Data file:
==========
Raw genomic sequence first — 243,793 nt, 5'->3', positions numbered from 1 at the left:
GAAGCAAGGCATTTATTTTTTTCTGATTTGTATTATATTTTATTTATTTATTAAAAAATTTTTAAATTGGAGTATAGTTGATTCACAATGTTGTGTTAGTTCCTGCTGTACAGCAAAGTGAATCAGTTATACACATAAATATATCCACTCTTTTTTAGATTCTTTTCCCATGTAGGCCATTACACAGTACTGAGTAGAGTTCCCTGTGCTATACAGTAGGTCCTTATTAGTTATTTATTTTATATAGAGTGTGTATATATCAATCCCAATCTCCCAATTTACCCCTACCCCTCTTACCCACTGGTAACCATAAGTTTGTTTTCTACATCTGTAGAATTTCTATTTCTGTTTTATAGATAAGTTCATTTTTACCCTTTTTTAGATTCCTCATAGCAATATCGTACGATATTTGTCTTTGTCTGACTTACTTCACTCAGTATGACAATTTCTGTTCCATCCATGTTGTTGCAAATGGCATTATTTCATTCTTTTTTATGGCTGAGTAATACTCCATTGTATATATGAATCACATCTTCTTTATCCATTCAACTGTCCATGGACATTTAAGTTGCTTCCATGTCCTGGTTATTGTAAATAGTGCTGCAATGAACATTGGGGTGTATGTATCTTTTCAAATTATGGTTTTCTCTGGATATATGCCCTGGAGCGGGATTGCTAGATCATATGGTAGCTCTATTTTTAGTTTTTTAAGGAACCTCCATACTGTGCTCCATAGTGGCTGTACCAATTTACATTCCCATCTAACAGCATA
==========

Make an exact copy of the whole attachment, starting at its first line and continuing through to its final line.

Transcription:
Raw genomic sequence first — 243,793 nt, 5'->3', positions numbered from 1 at the left:
GAAGCAAGGCATTTATTTTTTTCTGATTTGTATTATATTTTATTTATTTATTAAAAAATTTTTAAATTGGAGTATAGTTGATTCACAATGTTGTGTTAGTTCCTGCTGTACAGCAAAGTGAATCAGTTATACACATAAATATATCCACTCTTTTTTAGATTCTTTTCCCATGTAGGCCATTACACAGTACTGAGTAGAGTTCCCTGTGCTATACAGTAGGTCCTTATTAGTTATTTATTTTATATAGAGTGTGTATATATCAATCCCAATCTCCCAATTTACCCCTACCCCTCTTACCCACTGGTAACCATAAGTTTGTTTTCTACATCTGTAGAATTTCTATTTCTGTTTTATAGATAAGTTCATTTTTACCCTTTTTTAGATTCCTCATAGCAATATCGTACGATATTTGTCTTTGTCTGACTTACTTCACTCAGTATGACAATTTCTGTTCCATCCATGTTGTTGCAAATGGCATTATTTCATTCTTTTTTATGGCTGAGTAATACTCCATTGTATATATGAATCACATCTTCTTTATCCATTCAACTGTCCATGGACATTTAAGTTGCTTCCATGTCCTGGTTATTGTAAATAGTGCTGCAATGAACATTGGGGTGTATGTATCTTTTCAAATTATGGTTTTCTCTGGATATATGCCCTGGAGCGGGATTGCTAGATCATATGGTAGCTCTATTTTTAGTTTTTTAAGGAACCTCCATACTGTGCTCCATAGTGGCTGTACCAATTTACATTCCCATCTAACAGCATA